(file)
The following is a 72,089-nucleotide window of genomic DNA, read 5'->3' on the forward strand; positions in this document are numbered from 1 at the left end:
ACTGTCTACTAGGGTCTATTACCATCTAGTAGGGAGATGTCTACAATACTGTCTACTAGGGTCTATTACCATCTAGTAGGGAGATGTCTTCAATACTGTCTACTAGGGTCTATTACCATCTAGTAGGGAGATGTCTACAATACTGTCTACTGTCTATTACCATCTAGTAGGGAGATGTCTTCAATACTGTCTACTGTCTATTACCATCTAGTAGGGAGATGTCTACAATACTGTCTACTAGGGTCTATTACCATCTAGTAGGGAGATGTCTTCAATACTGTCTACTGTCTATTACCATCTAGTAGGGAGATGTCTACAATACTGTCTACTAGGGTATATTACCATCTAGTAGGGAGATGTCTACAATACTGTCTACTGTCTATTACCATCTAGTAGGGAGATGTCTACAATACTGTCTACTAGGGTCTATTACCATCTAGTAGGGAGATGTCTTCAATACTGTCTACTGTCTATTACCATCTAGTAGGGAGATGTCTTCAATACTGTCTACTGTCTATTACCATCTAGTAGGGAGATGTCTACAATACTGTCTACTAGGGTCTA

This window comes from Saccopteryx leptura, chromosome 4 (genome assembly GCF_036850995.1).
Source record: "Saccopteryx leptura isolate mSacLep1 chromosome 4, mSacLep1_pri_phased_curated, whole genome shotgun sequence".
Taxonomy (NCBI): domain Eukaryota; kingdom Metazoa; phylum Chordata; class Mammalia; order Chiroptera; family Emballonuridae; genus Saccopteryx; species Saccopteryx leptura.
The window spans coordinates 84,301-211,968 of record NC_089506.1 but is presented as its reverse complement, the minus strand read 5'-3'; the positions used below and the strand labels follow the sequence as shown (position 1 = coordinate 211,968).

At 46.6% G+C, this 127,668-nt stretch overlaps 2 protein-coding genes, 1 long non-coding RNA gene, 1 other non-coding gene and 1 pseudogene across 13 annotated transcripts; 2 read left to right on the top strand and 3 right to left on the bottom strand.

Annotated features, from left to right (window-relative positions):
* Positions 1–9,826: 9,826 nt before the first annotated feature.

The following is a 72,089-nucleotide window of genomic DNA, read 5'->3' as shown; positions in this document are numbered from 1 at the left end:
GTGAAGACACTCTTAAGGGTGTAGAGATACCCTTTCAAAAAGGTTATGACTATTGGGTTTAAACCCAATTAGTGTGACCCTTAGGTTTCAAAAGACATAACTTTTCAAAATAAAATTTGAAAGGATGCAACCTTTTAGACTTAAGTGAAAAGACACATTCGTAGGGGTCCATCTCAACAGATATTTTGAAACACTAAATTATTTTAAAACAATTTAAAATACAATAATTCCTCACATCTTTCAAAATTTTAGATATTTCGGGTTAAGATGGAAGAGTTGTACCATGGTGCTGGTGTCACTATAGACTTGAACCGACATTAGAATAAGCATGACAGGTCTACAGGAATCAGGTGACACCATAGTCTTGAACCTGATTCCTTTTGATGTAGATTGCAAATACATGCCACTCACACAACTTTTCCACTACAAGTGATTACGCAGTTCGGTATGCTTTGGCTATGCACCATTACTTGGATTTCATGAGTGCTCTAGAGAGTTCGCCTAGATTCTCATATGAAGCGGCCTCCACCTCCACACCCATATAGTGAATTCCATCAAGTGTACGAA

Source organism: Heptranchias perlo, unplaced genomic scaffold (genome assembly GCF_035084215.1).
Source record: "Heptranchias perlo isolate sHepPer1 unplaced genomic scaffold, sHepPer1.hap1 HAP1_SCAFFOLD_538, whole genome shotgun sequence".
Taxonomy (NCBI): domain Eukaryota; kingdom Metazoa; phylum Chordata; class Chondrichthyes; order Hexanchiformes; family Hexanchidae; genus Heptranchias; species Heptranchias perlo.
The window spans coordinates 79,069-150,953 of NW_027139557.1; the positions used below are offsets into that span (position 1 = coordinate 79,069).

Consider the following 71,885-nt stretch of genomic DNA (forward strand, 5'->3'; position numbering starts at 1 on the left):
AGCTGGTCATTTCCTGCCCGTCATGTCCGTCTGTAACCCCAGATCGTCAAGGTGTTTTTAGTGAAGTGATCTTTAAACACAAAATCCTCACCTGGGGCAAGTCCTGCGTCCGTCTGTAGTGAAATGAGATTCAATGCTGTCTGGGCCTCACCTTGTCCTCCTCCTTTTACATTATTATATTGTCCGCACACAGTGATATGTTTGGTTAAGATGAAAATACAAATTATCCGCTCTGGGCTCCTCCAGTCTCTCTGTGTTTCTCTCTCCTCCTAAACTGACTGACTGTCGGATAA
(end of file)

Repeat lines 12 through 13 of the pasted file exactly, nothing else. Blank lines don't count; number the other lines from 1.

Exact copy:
Source organism: Heptranchias perlo, unplaced genomic scaffold (genome assembly GCF_035084215.1).
Source record: "Heptranchias perlo isolate sHepPer1 unplaced genomic scaffold, sHepPer1.hap1 HAP1_SCAFFOLD_538, whole genome shotgun sequence".